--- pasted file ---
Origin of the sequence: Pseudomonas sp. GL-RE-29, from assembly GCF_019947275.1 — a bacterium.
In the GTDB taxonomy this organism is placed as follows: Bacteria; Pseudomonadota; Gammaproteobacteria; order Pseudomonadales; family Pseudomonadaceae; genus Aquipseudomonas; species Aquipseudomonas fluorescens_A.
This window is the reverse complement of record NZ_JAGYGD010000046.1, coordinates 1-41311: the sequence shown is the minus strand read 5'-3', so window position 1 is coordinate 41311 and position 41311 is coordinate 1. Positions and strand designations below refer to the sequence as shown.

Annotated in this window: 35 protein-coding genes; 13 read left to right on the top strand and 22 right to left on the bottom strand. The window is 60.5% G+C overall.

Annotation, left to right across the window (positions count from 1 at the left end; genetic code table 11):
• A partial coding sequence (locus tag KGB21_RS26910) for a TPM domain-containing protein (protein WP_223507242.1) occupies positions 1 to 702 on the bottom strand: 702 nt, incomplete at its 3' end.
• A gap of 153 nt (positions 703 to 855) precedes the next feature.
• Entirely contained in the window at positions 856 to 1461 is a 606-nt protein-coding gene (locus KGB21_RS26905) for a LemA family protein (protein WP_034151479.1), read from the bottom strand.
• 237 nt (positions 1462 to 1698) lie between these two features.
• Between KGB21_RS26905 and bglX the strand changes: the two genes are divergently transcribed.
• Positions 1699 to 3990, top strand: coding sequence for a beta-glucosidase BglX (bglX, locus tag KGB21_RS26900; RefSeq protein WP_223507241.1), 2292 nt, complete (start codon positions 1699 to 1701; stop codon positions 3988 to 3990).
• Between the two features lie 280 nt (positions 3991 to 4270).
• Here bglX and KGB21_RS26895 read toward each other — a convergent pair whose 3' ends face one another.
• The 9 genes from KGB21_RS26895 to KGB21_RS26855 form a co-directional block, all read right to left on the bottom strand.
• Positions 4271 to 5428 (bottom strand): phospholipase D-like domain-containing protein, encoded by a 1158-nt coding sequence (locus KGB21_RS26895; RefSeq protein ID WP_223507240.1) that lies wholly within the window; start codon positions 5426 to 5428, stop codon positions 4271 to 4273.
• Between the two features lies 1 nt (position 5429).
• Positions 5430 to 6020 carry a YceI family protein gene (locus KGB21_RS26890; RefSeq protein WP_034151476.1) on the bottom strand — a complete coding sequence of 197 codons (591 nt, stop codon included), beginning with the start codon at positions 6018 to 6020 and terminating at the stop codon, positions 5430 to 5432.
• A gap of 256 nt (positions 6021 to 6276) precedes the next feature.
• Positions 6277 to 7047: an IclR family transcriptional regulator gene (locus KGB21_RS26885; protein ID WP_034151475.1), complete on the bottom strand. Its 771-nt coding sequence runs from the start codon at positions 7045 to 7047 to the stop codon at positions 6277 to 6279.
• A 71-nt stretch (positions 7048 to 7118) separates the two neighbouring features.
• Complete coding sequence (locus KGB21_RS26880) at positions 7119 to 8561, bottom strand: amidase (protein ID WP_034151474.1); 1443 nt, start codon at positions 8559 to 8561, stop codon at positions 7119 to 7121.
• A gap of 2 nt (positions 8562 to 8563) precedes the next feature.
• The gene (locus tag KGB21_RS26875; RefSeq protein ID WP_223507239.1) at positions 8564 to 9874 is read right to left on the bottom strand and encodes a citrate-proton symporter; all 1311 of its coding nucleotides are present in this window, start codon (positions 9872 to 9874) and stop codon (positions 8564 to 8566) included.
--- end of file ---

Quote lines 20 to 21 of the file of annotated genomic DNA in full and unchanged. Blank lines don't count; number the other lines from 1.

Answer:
• A 71-nt stretch (positions 7048 to 7118) separates the two neighbouring features.
• Complete coding sequence (locus KGB21_RS26880) at positions 7119 to 8561, bottom strand: amidase (protein ID WP_034151474.1); 1443 nt, start codon at positions 8559 to 8561, stop codon at positions 7119 to 7121.